Mechanisms of T cell development and transformation

Annu Rev Cell Dev Biol. 2011;27:539-62. doi: 10.1146/annurev-cellbio-092910-154008. Epub 2011 Jul 5.


T cells are the key mediators in cell-mediated immunity. Their development and maturation involve a complex variety of interactions with nonlymphoid cell products and receptors. Highly specialized to defend against bacterial and viral infections, T cells also mediate immune surveillance against tumor cells and react to foreign tissues. T cell progenitors originate in the bone marrow and, through a series of defined and coordinated developmental stages, enter the thymus, differentiate, undergo selection, and eventually mature into functional T cells. The steps in this process are regulated through a complex transcriptional network, specific receptor-ligand pair interactions, and sensitization to trophic factors, which mediate the homing, proliferation, survival, and differentiation of developing T cells. This review examines the processes and pathways involved in the highly orchestrated development of T cell fate specification under physiological as well as pathological conditions.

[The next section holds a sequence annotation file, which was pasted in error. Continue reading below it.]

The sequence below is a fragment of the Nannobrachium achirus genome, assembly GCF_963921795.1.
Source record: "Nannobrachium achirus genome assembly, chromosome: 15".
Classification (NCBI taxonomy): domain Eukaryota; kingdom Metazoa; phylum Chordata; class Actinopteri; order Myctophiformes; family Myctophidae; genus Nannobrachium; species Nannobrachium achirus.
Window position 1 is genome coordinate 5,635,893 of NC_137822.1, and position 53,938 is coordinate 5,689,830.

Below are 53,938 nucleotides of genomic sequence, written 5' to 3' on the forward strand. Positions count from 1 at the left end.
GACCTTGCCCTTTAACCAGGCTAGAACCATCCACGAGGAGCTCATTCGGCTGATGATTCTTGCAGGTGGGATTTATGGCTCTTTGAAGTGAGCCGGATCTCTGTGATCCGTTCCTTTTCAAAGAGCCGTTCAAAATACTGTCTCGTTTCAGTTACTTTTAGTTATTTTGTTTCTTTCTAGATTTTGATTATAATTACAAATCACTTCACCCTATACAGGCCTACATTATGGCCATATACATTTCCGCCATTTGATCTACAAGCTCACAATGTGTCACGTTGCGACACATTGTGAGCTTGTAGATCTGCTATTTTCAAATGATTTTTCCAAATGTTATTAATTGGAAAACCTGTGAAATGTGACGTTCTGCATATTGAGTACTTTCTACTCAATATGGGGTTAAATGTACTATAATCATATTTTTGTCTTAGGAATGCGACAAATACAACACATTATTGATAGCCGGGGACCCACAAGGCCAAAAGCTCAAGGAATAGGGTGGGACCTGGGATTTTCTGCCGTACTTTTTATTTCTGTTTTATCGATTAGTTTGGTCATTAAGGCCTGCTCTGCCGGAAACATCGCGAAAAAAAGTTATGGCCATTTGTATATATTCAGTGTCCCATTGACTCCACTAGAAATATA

Publication types

  • Review

MeSH terms

  • Animals
  • Antigens, Surface / immunology
  • Cell Differentiation / immunology
  • Cell Lineage
  • Chemokines / immunology
  • Hematopoietic Stem Cells / cytology
  • Hematopoietic Stem Cells / immunology
  • Humans
  • Immunity, Cellular / immunology*
  • Lymphocyte Activation / immunology*
  • Precursor Cell Lymphoblastic Leukemia-Lymphoma / immunology
  • Precursor Cell Lymphoblastic Leukemia-Lymphoma / physiopathology
  • Receptors, Notch / genetics
  • Receptors, Notch / metabolism
  • Signal Transduction / immunology
  • T-Lymphocytes / cytology
  • T-Lymphocytes / immunology*
  • T-Lymphocytes / physiology*
  • Thymus Gland / cytology
  • Transcription, Genetic


  • Antigens, Surface
  • Chemokines
  • Receptors, Notch